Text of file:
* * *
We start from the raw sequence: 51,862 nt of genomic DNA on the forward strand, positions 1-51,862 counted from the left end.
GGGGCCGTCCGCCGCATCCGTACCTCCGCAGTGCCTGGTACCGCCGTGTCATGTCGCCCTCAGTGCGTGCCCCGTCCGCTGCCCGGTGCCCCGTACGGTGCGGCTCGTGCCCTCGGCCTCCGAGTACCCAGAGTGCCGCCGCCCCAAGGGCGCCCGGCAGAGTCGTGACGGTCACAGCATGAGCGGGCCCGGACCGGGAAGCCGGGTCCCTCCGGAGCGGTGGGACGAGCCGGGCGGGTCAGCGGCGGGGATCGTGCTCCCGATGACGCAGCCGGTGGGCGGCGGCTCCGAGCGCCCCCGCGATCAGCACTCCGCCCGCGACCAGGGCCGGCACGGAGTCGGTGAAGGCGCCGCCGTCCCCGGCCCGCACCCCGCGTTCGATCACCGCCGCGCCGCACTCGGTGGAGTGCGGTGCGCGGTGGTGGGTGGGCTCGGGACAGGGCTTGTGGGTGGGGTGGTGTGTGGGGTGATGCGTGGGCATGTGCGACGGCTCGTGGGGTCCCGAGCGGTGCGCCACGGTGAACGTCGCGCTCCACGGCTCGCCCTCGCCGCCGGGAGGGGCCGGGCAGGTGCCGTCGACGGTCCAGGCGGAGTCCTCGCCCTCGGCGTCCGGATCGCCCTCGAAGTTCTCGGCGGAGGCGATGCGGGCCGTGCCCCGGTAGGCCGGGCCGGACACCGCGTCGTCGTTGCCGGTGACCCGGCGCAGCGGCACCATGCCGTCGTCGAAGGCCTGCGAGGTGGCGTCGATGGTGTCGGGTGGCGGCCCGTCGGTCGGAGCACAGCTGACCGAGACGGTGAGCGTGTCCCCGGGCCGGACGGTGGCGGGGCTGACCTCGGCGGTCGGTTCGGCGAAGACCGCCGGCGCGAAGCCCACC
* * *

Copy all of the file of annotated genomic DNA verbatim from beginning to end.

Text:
We start from the raw sequence: 51,862 nt of genomic DNA on the forward strand, positions 1-51,862 counted from the left end.
GGGGCCGTCCGCCGCATCCGTACCTCCGCAGTGCCTGGTACCGCCGTGTCATGTCGCCCTCAGTGCGTGCCCCGTCCGCTGCCCGGTGCCCCGTACGGTGCGGCTCGTGCCCTCGGCCTCCGAGTACCCAGAGTGCCGCCGCCCCAAGGGCGCCCGGCAGAGTCGTGACGGTCACAGCATGAGCGGGCCCGGACCGGGAAGCCGGGTCCCTCCGGAGCGGTGGGACGAGCCGGGCGGGTCAGCGGCGGGGATCGTGCTCCCGATGACGCAGCCGGTGGGCGGCGGCTCCGAGCGCCCCCGCGATCAGCACTCCGCCCGCGACCAGGGCCGGCACGGAGTCGGTGAAGGCGCCGCCGTCCCCGGCCCGCACCCCGCGTTCGATCACCGCCGCGCCGCACTCGGTGGAGTGCGGTGCGCGGTGGTGGGTGGGCTCGGGACAGGGCTTGTGGGTGGGGTGGTGTGTGGGGTGATGCGTGGGCATGTGCGACGGCTCGTGGGGTCCCGAGCGGTGCGCCACGGTGAACGTCGCGCTCCACGGCTCGCCCTCGCCGCCGGGAGGGGCCGGGCAGGTGCCGTCGACGGTCCAGGCGGAGTCCTCGCCCTCGGCGTCCGGATCGCCCTCGAAGTTCTCGGCGGAGGCGATGCGGGCCGTGCCCCGGTAGGCCGGGCCGGACACCGCGTCGTCGTTGCCGGTGACCCGGCGCAGCGGCACCATGCCGTCGTCGAAGGCCTGCGAGGTGGCGTCGATGGTGTCGGGTGGCGGCCCGTCGGTCGGAGCACAGCTGACCGAGACGGTGAGCGTGTCCCCGGGCCGGACGGTGGCGGGGCTGACCTCGGCGGTCGGTTCGGCGAAGACCGCCGGCGCGAAGCCCACC